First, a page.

Tackling legacy systems to exceed consumer expectations

BY Tim Andrew
17 August 2018

Mobile phones used to be pre-purchase tools for activities such as researching products and prices. Today, shoppers are using their mobile phones to make purchases.

Research by Australia Post shows that in 2015, less than 10% of Australians used a smartphone to make an online purchase. Fast forward to 2017 – and one in five online purchases were made from a mobile device.

As smartphones are fast becoming the preferred shopping tool for Australian consumers, it’s insufficient for retailers to just have a mobile presence; they need to ensure their mobile technology – including their online stores – are optimised for mobile. Part of this process requires operational and technology changes, including the repurposing of legacy systems to focus on the needs of the consumer first, rather than the business.

So, what does this mean? Retailers must have mobile technology that is developed with location integration – a win-win feature for both businesses and consumers that provides a clear line of communication about the order fulfilment process.

This feature enables retailers to take full ownership of the purchasing process – including order fulfillment – which is typically neglected after an order is processed at checkout.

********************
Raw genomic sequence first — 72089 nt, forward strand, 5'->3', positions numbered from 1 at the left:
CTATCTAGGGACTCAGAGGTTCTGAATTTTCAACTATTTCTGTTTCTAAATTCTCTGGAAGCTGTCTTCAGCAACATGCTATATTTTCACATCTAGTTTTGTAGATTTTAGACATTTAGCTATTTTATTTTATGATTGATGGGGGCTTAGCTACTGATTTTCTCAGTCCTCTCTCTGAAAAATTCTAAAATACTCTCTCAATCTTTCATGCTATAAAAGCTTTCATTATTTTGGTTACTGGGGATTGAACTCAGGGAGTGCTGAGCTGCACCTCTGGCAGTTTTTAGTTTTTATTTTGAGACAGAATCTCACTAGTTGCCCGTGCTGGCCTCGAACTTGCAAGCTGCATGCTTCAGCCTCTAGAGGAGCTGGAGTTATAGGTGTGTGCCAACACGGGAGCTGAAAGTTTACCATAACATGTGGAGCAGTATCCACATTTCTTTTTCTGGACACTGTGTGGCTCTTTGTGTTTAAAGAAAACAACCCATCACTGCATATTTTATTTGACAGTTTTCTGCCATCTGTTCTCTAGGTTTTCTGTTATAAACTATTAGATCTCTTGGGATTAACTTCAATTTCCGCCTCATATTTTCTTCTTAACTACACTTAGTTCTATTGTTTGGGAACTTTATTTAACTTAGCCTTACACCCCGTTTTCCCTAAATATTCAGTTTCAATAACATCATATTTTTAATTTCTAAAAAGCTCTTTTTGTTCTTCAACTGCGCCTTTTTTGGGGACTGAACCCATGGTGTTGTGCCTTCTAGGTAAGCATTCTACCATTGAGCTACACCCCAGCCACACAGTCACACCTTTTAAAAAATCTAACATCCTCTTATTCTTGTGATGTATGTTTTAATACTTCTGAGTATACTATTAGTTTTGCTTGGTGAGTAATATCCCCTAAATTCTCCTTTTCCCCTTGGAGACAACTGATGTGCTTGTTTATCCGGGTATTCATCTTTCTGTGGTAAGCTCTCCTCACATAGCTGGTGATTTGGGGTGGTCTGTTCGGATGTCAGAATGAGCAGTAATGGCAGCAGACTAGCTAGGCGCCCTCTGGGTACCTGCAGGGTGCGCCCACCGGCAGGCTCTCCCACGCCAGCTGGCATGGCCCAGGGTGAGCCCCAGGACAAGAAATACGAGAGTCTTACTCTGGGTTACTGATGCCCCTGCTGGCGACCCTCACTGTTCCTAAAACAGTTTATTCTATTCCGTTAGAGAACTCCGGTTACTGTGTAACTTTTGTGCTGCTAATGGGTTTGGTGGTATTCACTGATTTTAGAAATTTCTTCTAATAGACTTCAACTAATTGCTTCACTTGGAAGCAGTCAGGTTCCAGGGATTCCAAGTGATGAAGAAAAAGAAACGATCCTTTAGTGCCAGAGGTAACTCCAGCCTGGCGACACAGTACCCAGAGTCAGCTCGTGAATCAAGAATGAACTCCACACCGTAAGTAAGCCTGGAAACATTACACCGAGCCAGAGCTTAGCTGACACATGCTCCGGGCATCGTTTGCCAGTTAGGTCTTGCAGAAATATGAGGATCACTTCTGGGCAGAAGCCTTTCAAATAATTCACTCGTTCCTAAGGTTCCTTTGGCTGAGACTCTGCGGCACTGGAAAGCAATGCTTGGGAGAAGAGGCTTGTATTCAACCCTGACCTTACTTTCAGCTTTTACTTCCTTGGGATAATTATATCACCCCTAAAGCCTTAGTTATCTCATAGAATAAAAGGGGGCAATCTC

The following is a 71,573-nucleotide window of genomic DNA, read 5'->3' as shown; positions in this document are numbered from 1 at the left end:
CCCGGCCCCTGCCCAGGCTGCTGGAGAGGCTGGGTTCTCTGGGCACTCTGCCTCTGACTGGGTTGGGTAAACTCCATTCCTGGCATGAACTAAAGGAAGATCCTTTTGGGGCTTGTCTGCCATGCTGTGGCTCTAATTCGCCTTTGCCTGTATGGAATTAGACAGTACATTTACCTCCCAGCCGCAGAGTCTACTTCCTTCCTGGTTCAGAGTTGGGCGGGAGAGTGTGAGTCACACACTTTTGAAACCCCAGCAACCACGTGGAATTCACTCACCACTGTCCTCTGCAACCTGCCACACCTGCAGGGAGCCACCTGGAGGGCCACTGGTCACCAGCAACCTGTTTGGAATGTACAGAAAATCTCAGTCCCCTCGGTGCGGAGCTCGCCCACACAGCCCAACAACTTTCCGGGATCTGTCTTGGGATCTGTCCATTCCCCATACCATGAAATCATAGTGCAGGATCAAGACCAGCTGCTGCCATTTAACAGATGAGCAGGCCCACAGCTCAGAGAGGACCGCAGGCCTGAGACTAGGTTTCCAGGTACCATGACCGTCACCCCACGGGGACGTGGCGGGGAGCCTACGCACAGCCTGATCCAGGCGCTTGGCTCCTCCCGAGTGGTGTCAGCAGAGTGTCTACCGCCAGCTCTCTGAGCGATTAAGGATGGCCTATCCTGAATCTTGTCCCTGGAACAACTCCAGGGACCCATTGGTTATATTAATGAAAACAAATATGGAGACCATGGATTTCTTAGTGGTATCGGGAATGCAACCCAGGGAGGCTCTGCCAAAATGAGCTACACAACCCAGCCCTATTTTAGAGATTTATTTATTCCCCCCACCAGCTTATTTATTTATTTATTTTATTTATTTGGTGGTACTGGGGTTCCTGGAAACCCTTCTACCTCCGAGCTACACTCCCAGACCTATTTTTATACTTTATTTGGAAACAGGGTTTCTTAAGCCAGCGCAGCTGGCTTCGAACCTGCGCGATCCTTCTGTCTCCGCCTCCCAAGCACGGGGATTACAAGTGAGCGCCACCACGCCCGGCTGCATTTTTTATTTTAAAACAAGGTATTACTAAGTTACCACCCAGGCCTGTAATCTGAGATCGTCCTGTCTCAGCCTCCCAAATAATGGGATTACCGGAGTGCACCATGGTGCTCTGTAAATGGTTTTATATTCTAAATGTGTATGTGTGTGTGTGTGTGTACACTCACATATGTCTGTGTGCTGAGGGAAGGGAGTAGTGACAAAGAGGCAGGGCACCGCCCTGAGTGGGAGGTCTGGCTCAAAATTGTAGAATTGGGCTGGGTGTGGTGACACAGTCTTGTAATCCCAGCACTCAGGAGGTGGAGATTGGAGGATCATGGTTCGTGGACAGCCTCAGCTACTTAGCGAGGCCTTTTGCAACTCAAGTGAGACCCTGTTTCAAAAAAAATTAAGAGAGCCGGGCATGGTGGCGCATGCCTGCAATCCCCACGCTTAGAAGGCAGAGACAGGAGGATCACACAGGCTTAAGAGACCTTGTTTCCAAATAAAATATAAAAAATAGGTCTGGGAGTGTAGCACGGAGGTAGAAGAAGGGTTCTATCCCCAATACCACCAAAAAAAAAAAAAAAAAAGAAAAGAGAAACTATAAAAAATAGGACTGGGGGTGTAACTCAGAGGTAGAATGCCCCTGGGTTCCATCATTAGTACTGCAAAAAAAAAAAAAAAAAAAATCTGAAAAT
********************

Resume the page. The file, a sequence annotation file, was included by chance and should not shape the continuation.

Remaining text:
At the same time, it puts the power in the customer’s hands, so they have visibility from the time their product is purchased to when it leaves the warehouse and is en-route to be delivered. They also have the flexibility to change any details during the delivery process.

ARA_tackling-legacy-systemsThis type of transparency means retailers can satisfy the growing demand of customer expectations underpinned by the rise of the Individual Economy, or Iconomy. Consumers value precision more than speed when it comes to customer service and now demand retailers deliver what they want, where they want it and when they want it.

Woolworths has caught on to the demands of the Iconomy as reflected with their Pick-up service. Customers are notified via SMS when their order is ready to collect in-store and can alert the store they are on their way via a web-portal. Store staff are alerted when they are on their way and the customer’s order is located and brought out ready for collection.  

Retailers who neglect to meet the needs of the Iconomy risk losing out to competitors who are able to meet their customers’ demands by delivering a superior experience.

Comparing the efforts of Australian retailers to meet the demands of the Iconomy to those of their counterparts in the US and UK indicates there is still some catching up to do. In the UK, for instance, the shift towards faster fulfilment has become the norm: online retail parcel delivery with next-day or specified-day delivery reached 37% in May. In contrast, a recent study highlighted Australian logistics companies do not expect to provide same-day delivery until 2023 – which is simply too late.

Nonetheless when there are platform solutions such as Localz assisting the likes of Woolworths, Dan Murphy’s and Countdown to help fulfil the demands of the Iconomy, there is still time for Australian retailers to adjust the way they service their customers.

Tim Andrew is the co-founder and CEO of Localz, a company founded in Melbourne that is leading the way in last mile fulfilment by enabling first-time deliveries. For more information about Localz, please visit localz.com

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ABOUT THE AUTHOR

Tim Andrew

Tim Andrew is the co-founder and CEO of Localz

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